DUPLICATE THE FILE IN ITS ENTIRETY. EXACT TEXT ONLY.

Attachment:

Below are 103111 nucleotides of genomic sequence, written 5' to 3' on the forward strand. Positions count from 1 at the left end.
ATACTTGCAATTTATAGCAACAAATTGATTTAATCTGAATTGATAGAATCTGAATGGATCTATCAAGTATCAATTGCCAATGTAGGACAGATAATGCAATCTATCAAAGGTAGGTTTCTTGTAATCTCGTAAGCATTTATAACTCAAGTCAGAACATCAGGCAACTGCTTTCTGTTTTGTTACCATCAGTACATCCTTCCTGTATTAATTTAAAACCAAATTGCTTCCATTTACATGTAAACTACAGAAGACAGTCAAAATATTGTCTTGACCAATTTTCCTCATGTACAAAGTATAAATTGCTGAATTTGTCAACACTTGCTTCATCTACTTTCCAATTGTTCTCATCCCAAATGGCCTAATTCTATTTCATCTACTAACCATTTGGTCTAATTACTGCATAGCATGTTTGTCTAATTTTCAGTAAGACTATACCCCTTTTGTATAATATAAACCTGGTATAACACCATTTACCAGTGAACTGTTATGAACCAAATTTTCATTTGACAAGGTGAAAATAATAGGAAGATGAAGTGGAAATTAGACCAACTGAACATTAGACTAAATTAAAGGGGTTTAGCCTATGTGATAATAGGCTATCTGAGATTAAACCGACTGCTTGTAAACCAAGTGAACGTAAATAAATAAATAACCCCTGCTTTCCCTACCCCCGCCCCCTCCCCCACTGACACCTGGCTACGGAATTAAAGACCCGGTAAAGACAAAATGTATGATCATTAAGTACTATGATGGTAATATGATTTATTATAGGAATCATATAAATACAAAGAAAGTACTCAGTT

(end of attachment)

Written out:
Below are 103111 nucleotides of genomic sequence, written 5' to 3' on the forward strand. Positions count from 1 at the left end.
ATACTTGCAATTTATAGCAACAAATTGATTTAATCTGAATTGATAGAATCTGAATGGATCTATCAAGTATCAATTGCCAATGTAGGACAGATAATGCAATCTATCAAAGGTAGGTTTCTTGTAATCTCGTAAGCATTTATAACTCAAGTCAGAACATCAGGCAACTGCTTTCTGTTTTGTTACCATCAGTACATCCTTCCTGTATTAATTTAAAACCAAATTGCTTCCATTTACATGTAAACTACAGAAGACAGTCAAAATATTGTCTTGACCAATTTTCCTCATGTACAAAGTATAAATTGCTGAATTTGTCAACACTTGCTTCATCTACTTTCCAATTGTTCTCATCCCAAATGGCCTAATTCTATTTCATCTACTAACCATTTGGTCTAATTACTGCATAGCATGTTTGTCTAATTTTCAGTAAGACTATACCCCTTTTGTATAATATAAACCTGGTATAACACCATTTACCAGTGAACTGTTATGAACCAAATTTTCATTTGACAAGGTGAAAATAATAGGAAGATGAAGTGGAAATTAGACCAACTGAACATTAGACTAAATTAAAGGGGTTTAGCCTATGTGATAATAGGCTATCTGAGATTAAACCGACTGCTTGTAAACCAAGTGAACGTAAATAAATAAATAACCCCTGCTTTCCCTACCCCCGCCCCCTCCCCCACTGACACCTGGCTACGGAATTAAAGACCCGGTAAAGACAAAATGTATGATCATTAAGTACTATGATGGTAATATGATTTATTATAGGAATCATATAAATACAAAGAAAGTACTCAGTT